And, in the best Blue Peter traditions, here’s
one we made earlier…
You then screw the heater into the tank. Usually via a weld boss.
Mild steel tanks require mild steel weld bosses, and likewise, stainless steel tanks require horribly priced stainless steel weld bosses. Brass bosses are for copper tanks, alledgedly.
BSP SCrewplug Sizes Simple Version.
Simply put, I am hoping you measure the screwplug of your dead heater at 65mm.
Or alternatively, the hole in your vessel at 63mm.
Either way, this measurement is best acheived with a Vernier Gauge if you have one handy. A tape measure and a steady hand will have to suffice if not. As a backup, a bit of string or cotton, wrapped around the circumference of the dead heater screwplug, then measured on the tape measure, should give you a good approximation.
The safest, 100% way to check your screwplug size is to wander casually into a Plumbase, Screwfix, or the like, and ask for a nut of your guesstimated size, then screw it on to the heater. This avoids the unlikely, but still possible accurence that you are the possessor of a “Bastard Size” which may have a different thread pitch, number of threads per inch, etc.
Further detailed article HERE.
Wiki detailed table HERE.
Diving Deeper – What is a Heating Element?
Again, a video for visual learners.
Further detail available HERE on our Blog, ElementsofHeating.
The top end is the terminal, sometimes a spade connection, but more usually a thread, washer and bolt combination, geared at holding the electrical connection, ie, incoming wire, in place.
Below the nuts is a white plastic plug which serves as a seal against ingress of moisture and also to hold all of the important bits inside in the middle of the tube, away from the sheathing.
The sheathing material is the outer housing, the solid casing, usually made of a metal, in this case Incoloy 800, a stainless steel variant. This serves to encase and protect the important bits, protecting them from whatever is being heated, ie, oils, chemicals, etc.
The white compacted powder inside the tube is magnesium oxide powder, which serves as an insulator against electrical leakage, but as a conductor of the heat generated by that electrical current. It serves to hold the filament wire centrally within the tube so that contact with the sheathing material is all but impossible.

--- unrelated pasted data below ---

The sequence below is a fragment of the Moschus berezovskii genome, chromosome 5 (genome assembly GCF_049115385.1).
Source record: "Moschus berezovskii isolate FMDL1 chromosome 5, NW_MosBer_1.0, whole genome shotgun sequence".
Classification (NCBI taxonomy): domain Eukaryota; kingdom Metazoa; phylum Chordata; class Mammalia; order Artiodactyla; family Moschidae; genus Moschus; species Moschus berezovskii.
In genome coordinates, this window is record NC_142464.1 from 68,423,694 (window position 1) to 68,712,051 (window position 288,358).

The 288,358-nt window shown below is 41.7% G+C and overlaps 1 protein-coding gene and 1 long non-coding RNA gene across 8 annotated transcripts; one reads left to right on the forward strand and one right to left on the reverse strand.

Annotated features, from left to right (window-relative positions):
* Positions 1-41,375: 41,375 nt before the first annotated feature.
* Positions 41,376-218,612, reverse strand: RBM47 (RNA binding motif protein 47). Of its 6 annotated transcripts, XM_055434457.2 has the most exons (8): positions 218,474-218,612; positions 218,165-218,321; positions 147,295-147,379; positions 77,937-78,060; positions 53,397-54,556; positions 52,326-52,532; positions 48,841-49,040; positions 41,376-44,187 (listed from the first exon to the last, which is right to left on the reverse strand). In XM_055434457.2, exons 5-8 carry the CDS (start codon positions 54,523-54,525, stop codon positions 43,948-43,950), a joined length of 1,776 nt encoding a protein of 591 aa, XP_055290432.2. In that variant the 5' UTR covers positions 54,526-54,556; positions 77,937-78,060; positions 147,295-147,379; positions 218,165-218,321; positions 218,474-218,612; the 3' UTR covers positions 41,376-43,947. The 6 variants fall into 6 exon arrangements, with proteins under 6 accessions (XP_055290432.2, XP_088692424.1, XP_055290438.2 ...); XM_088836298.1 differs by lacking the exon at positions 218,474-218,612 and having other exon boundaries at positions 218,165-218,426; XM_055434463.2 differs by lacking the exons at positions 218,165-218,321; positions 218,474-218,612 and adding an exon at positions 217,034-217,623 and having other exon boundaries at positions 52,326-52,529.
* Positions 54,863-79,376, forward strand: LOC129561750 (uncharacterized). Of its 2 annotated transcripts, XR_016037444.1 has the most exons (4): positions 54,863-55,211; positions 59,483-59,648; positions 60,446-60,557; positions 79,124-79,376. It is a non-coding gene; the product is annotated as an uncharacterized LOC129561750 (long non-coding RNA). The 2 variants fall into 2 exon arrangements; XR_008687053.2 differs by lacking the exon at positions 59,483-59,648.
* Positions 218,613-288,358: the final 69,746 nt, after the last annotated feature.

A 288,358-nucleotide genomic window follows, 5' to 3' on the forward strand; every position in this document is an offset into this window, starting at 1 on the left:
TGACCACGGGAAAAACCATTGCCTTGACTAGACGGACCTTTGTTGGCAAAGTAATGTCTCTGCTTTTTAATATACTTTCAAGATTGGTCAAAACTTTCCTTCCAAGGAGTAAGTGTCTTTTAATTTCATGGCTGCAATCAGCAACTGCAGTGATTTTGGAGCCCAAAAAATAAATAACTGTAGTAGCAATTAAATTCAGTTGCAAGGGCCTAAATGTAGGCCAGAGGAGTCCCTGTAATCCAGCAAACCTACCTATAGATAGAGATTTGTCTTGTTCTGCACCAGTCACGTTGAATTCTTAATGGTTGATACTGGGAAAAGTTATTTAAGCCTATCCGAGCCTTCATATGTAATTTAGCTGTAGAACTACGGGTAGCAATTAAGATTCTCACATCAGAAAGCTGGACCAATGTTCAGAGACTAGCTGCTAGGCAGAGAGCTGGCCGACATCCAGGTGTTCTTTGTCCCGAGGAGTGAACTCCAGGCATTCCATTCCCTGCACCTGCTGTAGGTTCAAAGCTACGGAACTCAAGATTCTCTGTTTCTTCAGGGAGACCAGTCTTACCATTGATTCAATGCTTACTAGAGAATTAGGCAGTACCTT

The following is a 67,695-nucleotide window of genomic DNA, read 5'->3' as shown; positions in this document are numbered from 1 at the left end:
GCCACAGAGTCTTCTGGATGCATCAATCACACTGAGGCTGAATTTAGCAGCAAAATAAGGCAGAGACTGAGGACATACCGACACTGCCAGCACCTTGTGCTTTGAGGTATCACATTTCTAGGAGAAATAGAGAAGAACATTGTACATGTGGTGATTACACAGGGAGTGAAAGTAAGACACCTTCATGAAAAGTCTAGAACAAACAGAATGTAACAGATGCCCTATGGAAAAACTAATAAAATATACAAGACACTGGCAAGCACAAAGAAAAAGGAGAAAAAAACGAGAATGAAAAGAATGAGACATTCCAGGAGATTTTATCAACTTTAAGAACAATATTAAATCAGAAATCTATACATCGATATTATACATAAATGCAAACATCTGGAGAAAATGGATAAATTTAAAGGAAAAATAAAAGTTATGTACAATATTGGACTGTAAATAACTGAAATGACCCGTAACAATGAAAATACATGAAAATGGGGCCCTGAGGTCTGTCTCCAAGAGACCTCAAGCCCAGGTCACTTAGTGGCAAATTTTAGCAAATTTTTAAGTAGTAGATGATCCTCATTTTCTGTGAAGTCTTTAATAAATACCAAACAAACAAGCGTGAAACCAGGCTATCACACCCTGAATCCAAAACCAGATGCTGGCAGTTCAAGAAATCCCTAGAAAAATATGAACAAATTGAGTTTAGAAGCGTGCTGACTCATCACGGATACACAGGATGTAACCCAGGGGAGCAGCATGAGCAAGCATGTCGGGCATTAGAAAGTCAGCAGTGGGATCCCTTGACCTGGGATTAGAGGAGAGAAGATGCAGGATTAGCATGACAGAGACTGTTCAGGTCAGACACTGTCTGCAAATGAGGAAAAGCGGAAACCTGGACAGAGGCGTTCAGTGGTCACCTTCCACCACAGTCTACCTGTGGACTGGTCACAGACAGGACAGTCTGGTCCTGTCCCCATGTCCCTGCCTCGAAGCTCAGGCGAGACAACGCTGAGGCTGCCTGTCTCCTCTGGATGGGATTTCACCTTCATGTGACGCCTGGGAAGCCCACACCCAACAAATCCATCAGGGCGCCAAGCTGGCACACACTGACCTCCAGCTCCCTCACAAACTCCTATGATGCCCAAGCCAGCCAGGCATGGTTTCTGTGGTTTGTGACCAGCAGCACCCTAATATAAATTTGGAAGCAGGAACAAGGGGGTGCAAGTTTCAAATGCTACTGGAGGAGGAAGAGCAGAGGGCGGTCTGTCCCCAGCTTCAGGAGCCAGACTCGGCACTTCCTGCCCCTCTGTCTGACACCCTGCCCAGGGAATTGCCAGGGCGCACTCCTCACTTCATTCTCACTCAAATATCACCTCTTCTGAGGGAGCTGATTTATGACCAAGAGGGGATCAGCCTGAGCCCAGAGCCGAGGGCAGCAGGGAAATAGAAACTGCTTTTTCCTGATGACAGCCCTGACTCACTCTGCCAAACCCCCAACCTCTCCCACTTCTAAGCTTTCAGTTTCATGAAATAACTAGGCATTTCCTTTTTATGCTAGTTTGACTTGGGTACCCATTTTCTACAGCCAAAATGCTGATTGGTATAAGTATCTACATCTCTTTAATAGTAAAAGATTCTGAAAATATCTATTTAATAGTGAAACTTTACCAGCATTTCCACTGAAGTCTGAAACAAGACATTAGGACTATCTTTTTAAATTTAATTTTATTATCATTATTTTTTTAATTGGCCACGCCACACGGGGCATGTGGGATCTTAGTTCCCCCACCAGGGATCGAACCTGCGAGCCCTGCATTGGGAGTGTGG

What is an immersion heater? – Tiny Wire
Finally, the tiny wire seen protruding at the bottom of the picture is the filament wire which creates the heat in the core of the element. Usually Nickel Chromium, this converts electricirty very efficiently into heat, with only a little wastage as light, as with the filament of an old light bulb. Whilst it is straight in the picture above (due to being hacksawed), under normal circumstances it would be coiled centrally in the magnesium oxide, as shown below, in this very cool x-ray.
The picture above also helps to explain the terms cold end, cold section, dead length, etc. The bit before the wiggly filament, that looks a bit like a hose pipe, is the other end of the terminal pin, the nuts & washers electrical connection as described above. Usually mild steel, this section is not going to create a great deal, if any heat, and so this is termed the cold section. All elements have two terminals, one at either end, to complete an electrical circuit, and both ends will have a cold section of 2 – 6″ dependent on the application.
This length would have to be subtracted from the element length when calculating watts density, ie, a 48″ 1000W element with 6″ colds has only 36″ active length (48″ – 6″ – 6″ = 36″), so the watts density of this element is 1000 / 36 = 28w/in².
What is an immersion heater? More useful info on ElementsOfHeating
All of this information & more is available on our blog, ElementsOfHeating where there is a wealth of relevant and useful information. There is an explanation of what a heating element actually is. Also we have a full description and explanation of the component parts of a screwed immersion heater. Furthermore ther is my best punt at explaining the joys of watt density, and it’s crucial importance when choosing the most appropriate immersion heater for water, oil, and breweries. Also available is an informational entry about the process we go through when designing immersion heaters generally.
If you now realise that what you are in fact searching for is a Heating Element, as opposed to an Immersion Heater, you have two options. You can stay on this website, research Heating Elements, find what you need, & then call Jamie on 07897 246 779.
Or you can go to our sister site, HeatingElements.co.uk where you will find additional information, and you are able to buy online, should you wish to avoid a long telephone conversation with Jamie, about Life, the Universe & Everything. Or perhaps you love banks & their 2% charges. I don’t. So please call Jamie on 07897 246 779.
Informational content provided by Jamie at ImmersionHeaters.UK or 07897 246779.